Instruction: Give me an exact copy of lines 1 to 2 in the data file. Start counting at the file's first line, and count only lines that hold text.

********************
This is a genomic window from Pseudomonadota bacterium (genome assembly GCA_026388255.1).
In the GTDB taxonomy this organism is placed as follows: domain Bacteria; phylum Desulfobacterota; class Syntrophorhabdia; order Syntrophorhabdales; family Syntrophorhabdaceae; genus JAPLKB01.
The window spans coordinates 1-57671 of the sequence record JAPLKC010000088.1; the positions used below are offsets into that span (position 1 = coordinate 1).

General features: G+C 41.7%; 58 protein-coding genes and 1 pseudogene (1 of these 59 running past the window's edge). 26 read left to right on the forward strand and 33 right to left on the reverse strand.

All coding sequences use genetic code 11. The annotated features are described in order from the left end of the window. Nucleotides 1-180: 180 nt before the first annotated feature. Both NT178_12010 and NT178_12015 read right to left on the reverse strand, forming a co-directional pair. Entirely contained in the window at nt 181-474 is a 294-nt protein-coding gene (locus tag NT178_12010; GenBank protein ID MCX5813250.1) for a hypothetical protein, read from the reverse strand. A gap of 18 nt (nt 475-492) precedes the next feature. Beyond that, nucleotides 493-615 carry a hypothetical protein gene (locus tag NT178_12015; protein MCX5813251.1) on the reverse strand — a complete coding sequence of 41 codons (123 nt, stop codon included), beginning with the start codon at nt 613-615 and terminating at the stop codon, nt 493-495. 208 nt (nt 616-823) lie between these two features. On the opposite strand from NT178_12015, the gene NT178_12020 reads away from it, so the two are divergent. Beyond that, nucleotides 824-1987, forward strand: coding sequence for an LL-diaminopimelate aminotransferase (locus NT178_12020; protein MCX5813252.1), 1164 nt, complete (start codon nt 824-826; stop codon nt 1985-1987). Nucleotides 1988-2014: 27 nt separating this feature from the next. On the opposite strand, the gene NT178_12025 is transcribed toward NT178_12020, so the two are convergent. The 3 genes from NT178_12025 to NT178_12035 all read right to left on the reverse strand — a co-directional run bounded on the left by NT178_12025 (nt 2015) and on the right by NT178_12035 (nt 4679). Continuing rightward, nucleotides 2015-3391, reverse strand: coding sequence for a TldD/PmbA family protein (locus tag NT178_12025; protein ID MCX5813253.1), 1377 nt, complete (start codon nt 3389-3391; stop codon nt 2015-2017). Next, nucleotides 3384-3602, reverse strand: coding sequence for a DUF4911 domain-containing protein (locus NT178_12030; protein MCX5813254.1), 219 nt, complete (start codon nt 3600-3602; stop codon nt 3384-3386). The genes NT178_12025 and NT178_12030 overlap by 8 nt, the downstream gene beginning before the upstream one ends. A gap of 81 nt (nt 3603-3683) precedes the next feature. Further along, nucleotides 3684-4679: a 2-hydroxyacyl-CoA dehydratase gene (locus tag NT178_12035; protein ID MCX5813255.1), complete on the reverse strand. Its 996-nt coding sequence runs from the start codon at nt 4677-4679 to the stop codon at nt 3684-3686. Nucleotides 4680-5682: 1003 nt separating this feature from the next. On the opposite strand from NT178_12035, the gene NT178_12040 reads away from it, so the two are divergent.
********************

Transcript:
This is a genomic window from Pseudomonadota bacterium (genome assembly GCA_026388255.1).
In the GTDB taxonomy this organism is placed as follows: domain Bacteria; phylum Desulfobacterota; class Syntrophorhabdia; order Syntrophorhabdales; family Syntrophorhabdaceae; genus JAPLKB01.